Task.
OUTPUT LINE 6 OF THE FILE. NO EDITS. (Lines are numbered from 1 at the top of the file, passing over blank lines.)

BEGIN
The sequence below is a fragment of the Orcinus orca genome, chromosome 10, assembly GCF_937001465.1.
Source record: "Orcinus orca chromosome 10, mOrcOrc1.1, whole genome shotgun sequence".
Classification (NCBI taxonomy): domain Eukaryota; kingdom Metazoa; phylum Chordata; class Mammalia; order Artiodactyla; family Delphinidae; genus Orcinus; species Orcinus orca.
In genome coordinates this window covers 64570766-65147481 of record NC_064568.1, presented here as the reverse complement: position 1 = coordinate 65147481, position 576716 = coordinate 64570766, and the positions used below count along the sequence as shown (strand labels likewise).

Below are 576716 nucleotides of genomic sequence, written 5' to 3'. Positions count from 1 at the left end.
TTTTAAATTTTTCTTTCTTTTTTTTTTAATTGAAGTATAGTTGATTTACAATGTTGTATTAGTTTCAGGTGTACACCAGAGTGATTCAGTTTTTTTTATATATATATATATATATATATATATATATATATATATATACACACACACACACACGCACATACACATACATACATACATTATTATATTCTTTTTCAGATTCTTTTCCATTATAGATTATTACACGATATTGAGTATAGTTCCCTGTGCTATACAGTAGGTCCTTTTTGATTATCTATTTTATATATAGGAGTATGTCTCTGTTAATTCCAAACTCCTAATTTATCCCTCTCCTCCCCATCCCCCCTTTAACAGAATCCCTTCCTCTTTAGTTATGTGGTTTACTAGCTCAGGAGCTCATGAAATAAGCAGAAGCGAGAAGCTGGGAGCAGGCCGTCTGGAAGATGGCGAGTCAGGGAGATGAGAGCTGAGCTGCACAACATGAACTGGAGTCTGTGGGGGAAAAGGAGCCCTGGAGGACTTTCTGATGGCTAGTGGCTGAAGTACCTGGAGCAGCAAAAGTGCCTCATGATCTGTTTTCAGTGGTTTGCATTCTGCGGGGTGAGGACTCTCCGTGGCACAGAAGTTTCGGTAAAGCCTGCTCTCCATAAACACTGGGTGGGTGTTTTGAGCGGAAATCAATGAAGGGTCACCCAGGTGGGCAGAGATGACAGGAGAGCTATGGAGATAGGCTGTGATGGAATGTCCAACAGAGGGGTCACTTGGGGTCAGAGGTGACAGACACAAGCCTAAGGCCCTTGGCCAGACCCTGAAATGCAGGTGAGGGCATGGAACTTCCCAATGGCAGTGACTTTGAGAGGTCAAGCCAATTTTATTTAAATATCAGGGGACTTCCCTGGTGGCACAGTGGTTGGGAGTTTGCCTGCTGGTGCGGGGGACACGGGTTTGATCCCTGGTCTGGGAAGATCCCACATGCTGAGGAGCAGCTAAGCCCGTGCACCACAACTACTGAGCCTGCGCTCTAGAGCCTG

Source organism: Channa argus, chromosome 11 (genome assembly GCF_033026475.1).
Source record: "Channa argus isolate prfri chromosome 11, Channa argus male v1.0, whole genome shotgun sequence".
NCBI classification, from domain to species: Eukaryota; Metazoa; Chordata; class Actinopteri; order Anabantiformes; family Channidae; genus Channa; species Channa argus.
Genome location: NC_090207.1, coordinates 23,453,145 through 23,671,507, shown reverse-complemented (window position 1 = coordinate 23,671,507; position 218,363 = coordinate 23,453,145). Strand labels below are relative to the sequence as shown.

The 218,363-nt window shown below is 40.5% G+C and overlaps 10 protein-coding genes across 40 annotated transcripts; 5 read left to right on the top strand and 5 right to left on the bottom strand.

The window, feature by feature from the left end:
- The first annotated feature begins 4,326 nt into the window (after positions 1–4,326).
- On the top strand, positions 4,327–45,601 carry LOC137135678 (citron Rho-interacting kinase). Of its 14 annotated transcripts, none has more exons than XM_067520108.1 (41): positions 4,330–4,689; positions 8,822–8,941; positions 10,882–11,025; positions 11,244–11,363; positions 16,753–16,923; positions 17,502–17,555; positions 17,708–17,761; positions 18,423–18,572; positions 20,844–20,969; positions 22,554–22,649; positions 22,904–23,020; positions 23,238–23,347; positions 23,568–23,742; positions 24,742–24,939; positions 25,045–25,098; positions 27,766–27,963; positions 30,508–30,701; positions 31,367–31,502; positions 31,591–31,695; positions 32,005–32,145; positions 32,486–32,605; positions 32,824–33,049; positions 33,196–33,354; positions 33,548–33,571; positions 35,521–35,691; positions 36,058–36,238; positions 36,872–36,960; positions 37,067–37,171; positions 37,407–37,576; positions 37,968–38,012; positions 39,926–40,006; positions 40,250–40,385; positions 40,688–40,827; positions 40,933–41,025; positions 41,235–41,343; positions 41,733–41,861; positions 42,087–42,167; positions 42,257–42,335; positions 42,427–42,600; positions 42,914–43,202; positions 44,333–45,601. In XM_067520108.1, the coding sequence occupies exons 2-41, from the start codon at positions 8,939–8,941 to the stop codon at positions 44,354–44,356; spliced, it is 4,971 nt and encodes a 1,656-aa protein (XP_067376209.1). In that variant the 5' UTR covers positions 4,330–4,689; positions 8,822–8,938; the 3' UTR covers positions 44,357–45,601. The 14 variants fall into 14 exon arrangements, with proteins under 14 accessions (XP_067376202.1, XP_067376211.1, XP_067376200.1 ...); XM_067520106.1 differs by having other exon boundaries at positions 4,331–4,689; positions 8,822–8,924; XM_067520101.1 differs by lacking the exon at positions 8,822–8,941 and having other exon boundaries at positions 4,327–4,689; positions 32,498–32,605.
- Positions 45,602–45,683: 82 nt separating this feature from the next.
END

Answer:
TTTTAAATTTTTCTTTCTTTTTTTTTTAATTGAAGTATAGTTGATTTACAATGTTGTATTAGTTTCAGGTGTACACCAGAGTGATTCAGTTTTTTTTATATATATATATATATATATATATATATATATATATATATACACACACACACACACGCACATACACATACATACATACATTATTATATTCTTTTTCAGATTCTTTTCCATTATAGATTATTACACGATATTGAGTATAGTTCCCTGTGCTATACAGTAGGTCCTTTTTGATTATCTATTTTATATATAGGAGTATGTCTCTGTTAATTCCAAACTCCTAATTTATCCCTCTCCTCCCCATCCCCCCTTTAACAGAATCCCTTCCTCTTTAGTTATGTGGTTTACTAGCTCAGGAGCTCATGAAATAAGCAGAAGCGAGAAGCTGGGAGCAGGCCGTCTGGAAGATGGCGAGTCAGGGAGATGAGAGCTGAGCTGCACAACATGAACTGGAGTCTGTGGGGGAAAAGGAGCCCTGGAGGACTTTCTGATGGCTAGTGGCTGAAGTACCTGGAGCAGCAAAAGTGCCTCATGATCTGTTTTCAGTGGTTTGCATTCTGCGGGGTGAGGACTCTCCGTGGCACAGAAGTTTCGGTAAAGCCTGCTCTCCATAAACACTGGGTGGGTGTTTTGAGCGGAAATCAATGAAGGGTCACCCAGGTGGGCAGAGATGACAGGAGAGCTATGGAGATAGGCTGTGATGGAATGTCCAACAGAGGGGTCACTTGGGGTCAGAGGTGACAGACACAAGCCTAAGGCCCTTGGCCAGACCCTGAAATGCAGGTGAGGGCATGGAACTTCCCAATGGCAGTGACTTTGAGAGGTCAAGCCAATTTTATTTAAATATCAGGGGACTTCCCTGGTGGCACAGTGGTTGGGAGTTTGCCTGCTGGTGCGGGGGACACGGGTTTGATCCCTGGTCTGGGAAGATCCCACATGCTGAGGAGCAGCTAAGCCCGTGCACCACAACTACTGAGCCTGCGCTCTAGAGCCTG